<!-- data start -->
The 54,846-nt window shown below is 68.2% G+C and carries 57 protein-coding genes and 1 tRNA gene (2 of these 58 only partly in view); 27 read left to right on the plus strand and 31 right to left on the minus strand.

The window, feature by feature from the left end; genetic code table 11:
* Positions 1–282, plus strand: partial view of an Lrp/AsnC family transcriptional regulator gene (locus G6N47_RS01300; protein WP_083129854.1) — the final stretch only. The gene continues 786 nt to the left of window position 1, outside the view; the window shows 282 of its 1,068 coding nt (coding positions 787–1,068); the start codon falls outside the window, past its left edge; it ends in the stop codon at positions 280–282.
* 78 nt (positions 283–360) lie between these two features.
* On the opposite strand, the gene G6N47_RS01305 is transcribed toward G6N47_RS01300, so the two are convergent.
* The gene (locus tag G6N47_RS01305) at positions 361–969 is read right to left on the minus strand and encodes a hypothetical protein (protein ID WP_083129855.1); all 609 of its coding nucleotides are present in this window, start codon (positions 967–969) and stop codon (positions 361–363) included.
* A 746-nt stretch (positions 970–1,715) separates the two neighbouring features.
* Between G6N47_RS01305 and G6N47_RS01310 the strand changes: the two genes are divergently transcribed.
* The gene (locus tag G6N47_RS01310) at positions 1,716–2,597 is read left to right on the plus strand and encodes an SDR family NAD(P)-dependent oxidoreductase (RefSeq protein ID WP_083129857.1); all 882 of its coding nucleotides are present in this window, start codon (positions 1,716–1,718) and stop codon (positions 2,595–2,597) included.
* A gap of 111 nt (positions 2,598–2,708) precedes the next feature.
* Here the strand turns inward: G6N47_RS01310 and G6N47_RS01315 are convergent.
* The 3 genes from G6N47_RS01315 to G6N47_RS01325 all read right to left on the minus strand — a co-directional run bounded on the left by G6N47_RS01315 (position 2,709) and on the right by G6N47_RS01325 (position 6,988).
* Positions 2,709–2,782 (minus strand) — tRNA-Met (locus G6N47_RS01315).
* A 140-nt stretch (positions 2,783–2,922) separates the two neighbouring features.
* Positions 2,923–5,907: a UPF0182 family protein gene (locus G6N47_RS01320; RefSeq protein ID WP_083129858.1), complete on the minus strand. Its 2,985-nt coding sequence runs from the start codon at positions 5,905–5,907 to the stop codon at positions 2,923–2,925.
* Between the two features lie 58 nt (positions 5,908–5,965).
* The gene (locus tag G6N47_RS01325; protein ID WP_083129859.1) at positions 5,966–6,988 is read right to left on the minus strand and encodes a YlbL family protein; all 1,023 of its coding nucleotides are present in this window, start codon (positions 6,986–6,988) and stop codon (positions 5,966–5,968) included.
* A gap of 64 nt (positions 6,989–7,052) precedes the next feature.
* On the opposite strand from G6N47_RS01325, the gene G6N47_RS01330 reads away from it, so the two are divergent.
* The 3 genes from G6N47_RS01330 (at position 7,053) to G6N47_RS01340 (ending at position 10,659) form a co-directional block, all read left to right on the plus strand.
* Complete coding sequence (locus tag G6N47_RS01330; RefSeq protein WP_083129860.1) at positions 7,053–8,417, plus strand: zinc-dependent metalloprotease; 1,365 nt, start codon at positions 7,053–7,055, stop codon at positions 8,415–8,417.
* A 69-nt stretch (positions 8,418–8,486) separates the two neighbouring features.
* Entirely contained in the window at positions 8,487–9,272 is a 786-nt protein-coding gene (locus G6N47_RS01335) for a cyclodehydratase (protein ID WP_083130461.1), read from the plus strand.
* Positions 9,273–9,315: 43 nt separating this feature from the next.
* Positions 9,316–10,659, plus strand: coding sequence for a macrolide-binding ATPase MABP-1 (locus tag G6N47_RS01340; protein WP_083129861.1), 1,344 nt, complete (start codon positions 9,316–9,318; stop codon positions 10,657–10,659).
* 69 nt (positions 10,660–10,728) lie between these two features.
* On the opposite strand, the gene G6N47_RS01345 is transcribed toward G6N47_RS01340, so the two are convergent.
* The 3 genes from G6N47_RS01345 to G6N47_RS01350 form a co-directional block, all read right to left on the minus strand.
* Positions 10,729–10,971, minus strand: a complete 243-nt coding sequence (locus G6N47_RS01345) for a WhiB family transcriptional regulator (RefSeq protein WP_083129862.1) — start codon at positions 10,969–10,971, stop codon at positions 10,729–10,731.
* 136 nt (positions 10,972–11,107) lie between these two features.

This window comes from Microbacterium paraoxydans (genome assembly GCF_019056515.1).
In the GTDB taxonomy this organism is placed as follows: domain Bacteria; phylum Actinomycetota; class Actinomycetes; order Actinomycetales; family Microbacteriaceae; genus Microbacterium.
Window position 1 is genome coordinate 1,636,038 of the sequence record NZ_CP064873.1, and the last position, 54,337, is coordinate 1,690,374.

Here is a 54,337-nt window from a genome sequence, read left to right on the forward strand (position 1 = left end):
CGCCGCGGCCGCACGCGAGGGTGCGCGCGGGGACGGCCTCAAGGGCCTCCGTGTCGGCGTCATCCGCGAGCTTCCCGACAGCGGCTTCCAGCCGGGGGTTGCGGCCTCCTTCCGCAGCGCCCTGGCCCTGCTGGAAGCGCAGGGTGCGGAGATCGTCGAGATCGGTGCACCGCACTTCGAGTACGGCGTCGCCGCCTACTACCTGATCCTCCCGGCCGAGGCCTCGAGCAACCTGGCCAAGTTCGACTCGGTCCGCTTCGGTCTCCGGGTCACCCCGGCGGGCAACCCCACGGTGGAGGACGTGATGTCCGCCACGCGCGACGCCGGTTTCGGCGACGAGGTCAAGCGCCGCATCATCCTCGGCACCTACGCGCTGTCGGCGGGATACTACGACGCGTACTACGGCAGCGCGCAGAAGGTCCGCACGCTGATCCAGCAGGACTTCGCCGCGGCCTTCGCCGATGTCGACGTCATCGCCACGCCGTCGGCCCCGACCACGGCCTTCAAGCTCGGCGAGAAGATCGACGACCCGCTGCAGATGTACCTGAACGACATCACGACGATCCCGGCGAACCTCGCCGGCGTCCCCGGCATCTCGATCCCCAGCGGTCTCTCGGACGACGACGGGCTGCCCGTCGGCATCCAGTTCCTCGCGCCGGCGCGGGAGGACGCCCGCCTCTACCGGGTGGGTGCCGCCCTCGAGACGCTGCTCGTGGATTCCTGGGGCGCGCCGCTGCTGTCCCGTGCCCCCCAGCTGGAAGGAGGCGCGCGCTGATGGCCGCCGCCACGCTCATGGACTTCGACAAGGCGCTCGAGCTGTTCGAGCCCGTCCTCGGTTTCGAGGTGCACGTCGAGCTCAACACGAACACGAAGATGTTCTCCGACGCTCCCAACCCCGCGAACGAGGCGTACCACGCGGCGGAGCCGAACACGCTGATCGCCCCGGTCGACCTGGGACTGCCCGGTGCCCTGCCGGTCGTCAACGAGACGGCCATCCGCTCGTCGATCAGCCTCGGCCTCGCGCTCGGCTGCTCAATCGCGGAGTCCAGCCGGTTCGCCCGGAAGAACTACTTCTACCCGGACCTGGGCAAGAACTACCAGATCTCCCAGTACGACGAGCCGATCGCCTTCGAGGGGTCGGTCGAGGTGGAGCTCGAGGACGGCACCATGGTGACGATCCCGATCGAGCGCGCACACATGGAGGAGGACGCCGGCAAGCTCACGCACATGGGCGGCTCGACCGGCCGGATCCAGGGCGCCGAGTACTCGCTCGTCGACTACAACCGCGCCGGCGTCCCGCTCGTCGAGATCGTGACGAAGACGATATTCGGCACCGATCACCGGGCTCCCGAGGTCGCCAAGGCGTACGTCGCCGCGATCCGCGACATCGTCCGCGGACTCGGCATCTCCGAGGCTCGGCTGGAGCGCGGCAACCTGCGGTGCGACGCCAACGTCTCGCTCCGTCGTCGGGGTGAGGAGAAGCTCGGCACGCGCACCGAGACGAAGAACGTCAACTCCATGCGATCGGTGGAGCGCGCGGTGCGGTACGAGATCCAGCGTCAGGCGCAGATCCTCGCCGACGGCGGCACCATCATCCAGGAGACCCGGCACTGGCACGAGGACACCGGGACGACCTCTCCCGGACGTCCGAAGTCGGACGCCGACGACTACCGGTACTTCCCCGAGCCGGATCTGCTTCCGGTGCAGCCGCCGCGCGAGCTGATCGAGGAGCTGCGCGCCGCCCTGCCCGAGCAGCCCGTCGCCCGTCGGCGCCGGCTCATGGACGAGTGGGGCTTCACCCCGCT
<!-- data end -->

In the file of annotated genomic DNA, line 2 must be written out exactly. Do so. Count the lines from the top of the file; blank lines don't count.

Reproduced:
The window, feature by feature from the left end; genetic code table 11: